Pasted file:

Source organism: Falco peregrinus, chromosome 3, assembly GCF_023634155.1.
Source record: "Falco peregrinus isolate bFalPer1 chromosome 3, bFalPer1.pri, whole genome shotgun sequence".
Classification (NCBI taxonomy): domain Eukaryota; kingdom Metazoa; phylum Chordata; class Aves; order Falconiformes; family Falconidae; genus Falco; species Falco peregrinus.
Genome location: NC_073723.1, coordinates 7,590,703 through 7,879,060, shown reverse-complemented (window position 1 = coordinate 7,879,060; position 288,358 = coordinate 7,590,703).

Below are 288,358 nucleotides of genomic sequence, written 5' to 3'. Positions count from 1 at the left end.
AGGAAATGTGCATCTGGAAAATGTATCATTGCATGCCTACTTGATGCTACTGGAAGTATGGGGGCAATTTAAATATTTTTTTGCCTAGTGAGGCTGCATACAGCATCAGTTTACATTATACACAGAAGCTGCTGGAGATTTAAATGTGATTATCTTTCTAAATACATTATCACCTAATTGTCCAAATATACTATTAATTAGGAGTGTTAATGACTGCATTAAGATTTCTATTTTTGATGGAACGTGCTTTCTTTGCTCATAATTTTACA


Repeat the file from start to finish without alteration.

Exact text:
Source organism: Falco peregrinus, chromosome 3, assembly GCF_023634155.1.
Source record: "Falco peregrinus isolate bFalPer1 chromosome 3, bFalPer1.pri, whole genome shotgun sequence".
Classification (NCBI taxonomy): domain Eukaryota; kingdom Metazoa; phylum Chordata; class Aves; order Falconiformes; family Falconidae; genus Falco; species Falco peregrinus.
Genome location: NC_073723.1, coordinates 7,590,703 through 7,879,060, shown reverse-complemented (window position 1 = coordinate 7,879,060; position 288,358 = coordinate 7,590,703).

Below are 288,358 nucleotides of genomic sequence, written 5' to 3'. Positions count from 1 at the left end.
AGGAAATGTGCATCTGGAAAATGTATCATTGCATGCCTACTTGATGCTACTGGAAGTATGGGGGCAATTTAAATATTTTTTTGCCTAGTGAGGCTGCATACAGCATCAGTTTACATTATACACAGAAGCTGCTGGAGATTTAAATGTGATTATCTTTCTAAATACATTATCACCTAATTGTCCAAATATACTATTAATTAGGAGTGTTAATGACTGCATTAAGATTTCTATTTTTGATGGAACGTGCTTTCTTTGCTCATAATTTTACA